Summer Reading Update

I shared my summer book list at the beginning of June. I’ve read some of the books on the list, and deviated from it somewhat (ok, a lot, but there are so many good books in the world how am I supposed to say no when one jumps into my arms and begs me to read it?!). Here’s what I’ve been reading/listening to and what I think of the books.

Let’s keep up the pattern and start with audiobooks:

Islands in the Stream by Ernest Hemingway


The tracks were long so it was hard to find a good stopping point and the narrator didn’t always annunciate well so I kept losing track of the story and having to restart it. Maybe I’ll go back to it and maybe I’ll get the physical book to read but for now I’ve set it aside.

The Complete Stories of Sherlock Holmes by Arthur Conan Doyle


I’m on pt. 2 of 3 and the stories just keep getting better. I might even enjoy them more than BBC’s television show, but then, the audiobook doesn’t have Benedict Cumberbatch.

I also listened to Last Train to Paradise by Les Standiford. I discovered this on my trip to Florida. It told the story of Henry Flagler, who was partners with John D. Rockefeller in Standard Oil, and the railroad that he built from Miami to Key West and ended with the railroad’s destruction in the Labor Day hurricane of 1935. It was a fascinating story filled with Floridian, and American history.

Now for physical books.

The Chronicles of Narnia by C.S. Lewis


I’ve finished The Magicians Nephew and am currently reading The Lion, The Witch, and The Wardrobe. These books are old favorites and always will be. I’ll never get tired of reading them. Also, C. S. Lewis was a genius.

Undaunted Student Edition by Christine Caine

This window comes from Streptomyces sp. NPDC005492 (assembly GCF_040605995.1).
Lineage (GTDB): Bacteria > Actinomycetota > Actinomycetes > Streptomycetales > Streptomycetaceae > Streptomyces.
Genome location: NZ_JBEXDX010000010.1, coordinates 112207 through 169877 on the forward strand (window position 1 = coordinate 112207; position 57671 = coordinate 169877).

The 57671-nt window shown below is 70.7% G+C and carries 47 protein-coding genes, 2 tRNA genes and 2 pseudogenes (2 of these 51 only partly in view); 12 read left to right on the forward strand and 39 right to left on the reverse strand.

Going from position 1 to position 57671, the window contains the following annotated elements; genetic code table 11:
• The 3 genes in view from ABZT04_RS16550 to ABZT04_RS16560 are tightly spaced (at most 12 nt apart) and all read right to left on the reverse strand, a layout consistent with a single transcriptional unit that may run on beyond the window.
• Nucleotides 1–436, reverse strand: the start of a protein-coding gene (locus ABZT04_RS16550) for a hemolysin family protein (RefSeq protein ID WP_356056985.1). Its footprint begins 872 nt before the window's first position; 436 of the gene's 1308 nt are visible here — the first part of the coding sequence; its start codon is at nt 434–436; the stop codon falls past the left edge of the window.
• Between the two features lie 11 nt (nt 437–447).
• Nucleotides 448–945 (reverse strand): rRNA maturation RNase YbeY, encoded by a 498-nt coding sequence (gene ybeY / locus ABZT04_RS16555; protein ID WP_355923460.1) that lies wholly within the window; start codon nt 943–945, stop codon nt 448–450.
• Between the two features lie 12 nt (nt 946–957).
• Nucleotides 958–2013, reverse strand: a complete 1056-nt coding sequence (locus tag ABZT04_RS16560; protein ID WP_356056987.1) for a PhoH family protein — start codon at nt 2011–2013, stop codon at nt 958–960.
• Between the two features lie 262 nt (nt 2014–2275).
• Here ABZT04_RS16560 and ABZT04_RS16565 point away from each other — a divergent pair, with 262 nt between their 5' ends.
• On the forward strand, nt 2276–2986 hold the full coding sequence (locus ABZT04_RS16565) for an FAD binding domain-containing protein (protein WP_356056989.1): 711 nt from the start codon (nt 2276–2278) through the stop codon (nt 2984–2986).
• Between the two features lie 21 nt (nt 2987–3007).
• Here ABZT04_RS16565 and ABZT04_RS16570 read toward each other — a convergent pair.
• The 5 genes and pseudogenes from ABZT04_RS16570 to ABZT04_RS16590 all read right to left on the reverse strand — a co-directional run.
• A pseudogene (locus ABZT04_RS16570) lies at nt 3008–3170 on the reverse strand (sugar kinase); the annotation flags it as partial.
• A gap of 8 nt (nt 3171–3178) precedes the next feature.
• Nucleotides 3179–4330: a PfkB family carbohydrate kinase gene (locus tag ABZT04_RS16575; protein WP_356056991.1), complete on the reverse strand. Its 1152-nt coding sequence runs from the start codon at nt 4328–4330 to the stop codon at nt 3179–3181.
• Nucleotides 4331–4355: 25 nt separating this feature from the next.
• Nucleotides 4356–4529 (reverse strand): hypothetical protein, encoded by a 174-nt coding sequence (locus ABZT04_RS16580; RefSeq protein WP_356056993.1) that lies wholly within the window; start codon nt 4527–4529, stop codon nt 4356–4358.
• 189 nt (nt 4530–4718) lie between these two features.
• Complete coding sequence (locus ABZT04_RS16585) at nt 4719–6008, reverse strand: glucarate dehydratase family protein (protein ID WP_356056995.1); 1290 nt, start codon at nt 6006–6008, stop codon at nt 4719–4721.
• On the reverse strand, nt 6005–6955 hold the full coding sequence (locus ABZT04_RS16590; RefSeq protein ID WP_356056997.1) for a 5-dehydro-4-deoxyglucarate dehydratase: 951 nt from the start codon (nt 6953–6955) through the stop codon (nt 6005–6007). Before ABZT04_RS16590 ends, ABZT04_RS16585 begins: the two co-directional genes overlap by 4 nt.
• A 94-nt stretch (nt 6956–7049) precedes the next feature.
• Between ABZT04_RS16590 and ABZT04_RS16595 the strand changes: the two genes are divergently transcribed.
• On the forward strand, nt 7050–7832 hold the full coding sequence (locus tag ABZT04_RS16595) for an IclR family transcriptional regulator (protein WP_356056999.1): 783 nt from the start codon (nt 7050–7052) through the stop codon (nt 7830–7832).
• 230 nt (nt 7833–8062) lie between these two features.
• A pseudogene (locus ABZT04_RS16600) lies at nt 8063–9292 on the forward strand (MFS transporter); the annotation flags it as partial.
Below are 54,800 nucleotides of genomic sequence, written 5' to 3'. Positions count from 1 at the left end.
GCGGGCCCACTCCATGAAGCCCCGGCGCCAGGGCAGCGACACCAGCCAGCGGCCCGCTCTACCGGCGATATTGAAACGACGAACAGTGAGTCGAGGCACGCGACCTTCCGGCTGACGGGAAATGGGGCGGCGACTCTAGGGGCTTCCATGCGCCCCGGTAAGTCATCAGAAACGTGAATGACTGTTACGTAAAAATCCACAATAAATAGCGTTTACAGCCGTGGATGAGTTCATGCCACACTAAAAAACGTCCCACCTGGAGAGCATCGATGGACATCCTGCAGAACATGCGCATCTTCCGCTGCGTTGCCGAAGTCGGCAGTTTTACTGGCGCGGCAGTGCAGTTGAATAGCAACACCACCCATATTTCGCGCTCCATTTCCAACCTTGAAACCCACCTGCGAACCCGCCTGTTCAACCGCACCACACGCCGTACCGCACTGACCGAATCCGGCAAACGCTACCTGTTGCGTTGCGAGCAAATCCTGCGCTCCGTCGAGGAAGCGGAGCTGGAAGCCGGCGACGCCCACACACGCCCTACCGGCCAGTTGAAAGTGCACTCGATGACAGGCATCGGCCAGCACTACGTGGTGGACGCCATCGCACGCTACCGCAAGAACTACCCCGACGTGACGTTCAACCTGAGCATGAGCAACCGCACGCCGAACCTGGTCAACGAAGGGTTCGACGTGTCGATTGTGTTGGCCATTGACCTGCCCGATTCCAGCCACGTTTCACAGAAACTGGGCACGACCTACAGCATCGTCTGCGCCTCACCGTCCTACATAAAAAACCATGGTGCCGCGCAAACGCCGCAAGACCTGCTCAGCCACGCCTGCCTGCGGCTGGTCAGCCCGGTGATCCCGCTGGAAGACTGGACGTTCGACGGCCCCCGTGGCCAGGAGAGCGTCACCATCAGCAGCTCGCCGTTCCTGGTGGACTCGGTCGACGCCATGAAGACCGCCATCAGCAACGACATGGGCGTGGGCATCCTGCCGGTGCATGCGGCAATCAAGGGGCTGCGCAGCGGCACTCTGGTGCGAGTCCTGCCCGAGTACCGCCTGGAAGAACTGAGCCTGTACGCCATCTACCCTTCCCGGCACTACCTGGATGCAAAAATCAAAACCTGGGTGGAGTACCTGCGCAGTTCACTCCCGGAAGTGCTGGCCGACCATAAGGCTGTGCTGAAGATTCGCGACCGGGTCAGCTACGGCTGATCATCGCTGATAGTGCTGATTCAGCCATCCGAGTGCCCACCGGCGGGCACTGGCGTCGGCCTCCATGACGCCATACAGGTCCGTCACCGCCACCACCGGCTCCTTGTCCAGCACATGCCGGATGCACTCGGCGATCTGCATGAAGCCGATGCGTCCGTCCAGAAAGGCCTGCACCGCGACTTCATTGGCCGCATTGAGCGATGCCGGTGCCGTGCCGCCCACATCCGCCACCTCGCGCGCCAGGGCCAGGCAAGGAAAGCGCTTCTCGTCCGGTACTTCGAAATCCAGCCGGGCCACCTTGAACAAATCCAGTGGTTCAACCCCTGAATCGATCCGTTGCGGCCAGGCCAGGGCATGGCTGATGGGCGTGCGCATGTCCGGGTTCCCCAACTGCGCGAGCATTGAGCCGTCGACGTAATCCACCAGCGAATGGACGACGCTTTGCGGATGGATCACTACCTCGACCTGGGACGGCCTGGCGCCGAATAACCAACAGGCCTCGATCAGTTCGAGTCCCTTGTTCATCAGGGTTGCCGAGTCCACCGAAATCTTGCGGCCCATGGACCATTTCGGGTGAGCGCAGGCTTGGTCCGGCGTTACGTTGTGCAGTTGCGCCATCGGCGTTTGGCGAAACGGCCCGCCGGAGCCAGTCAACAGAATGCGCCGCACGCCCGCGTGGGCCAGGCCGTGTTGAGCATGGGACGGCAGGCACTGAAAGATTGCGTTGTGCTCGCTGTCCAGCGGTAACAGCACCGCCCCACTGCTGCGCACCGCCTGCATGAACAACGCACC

Read it. Loved it. Have plans to read it again with a journal nearby so I can get even more out of it.

Looking for Alaska by John Green


I put it down almost as soon as I picked it up. Too much poop in my brownies with absolutely no redeeming quality.

The Old Man and the Sea by Ernest Hemingway


Kind of cliche for a first Hemingway but I thought it was an enjoyable read. My BFF thought that it was terribly boring though so consider yourself warned.

The Secret Life of Bees by Sue Monk Kidd


This was an interesting and enjoyable picture of life in the south during the Civil Rights movement from a very unique persepective. The story drew you in and made you friends with the characters. I usually have a hard time at first being engaged with a story written in the first person but not this time

Pride and Prejudice by Jane Austen


Jane Austen was the master of telling a good love story, but she also had a good wit and a knowledge of human nature that make her stories extremely enjoyable to read outside of the romance.

Bone Gap by Laura Ruby


I am often disappointed in YA lit but this book was a unique and engaging story that I enjoyed quite a bit. However, it did contain some disappointing language and sexual content that made it less than what it could have been.

Tender is the Night by F. Scott Fitzgerald


I tried to finish this book but ended up sending it back to the library with the last 2/3 unread. It made me very concerned for the decision making skills of every character in the book except for the three children who are mentioned but never play into the story. I guess anything goes on the French Riviera?

I’ve also been reading the book Pathfinder by Orson Scott Card. I enjoyed Ender’s Game by the same author so I decided to try this series out. I had a hard time getting into it at first but its gotten exciting and I’m enjoying it a lot more now.

What have you been reading this summer? I’m interested to find out!



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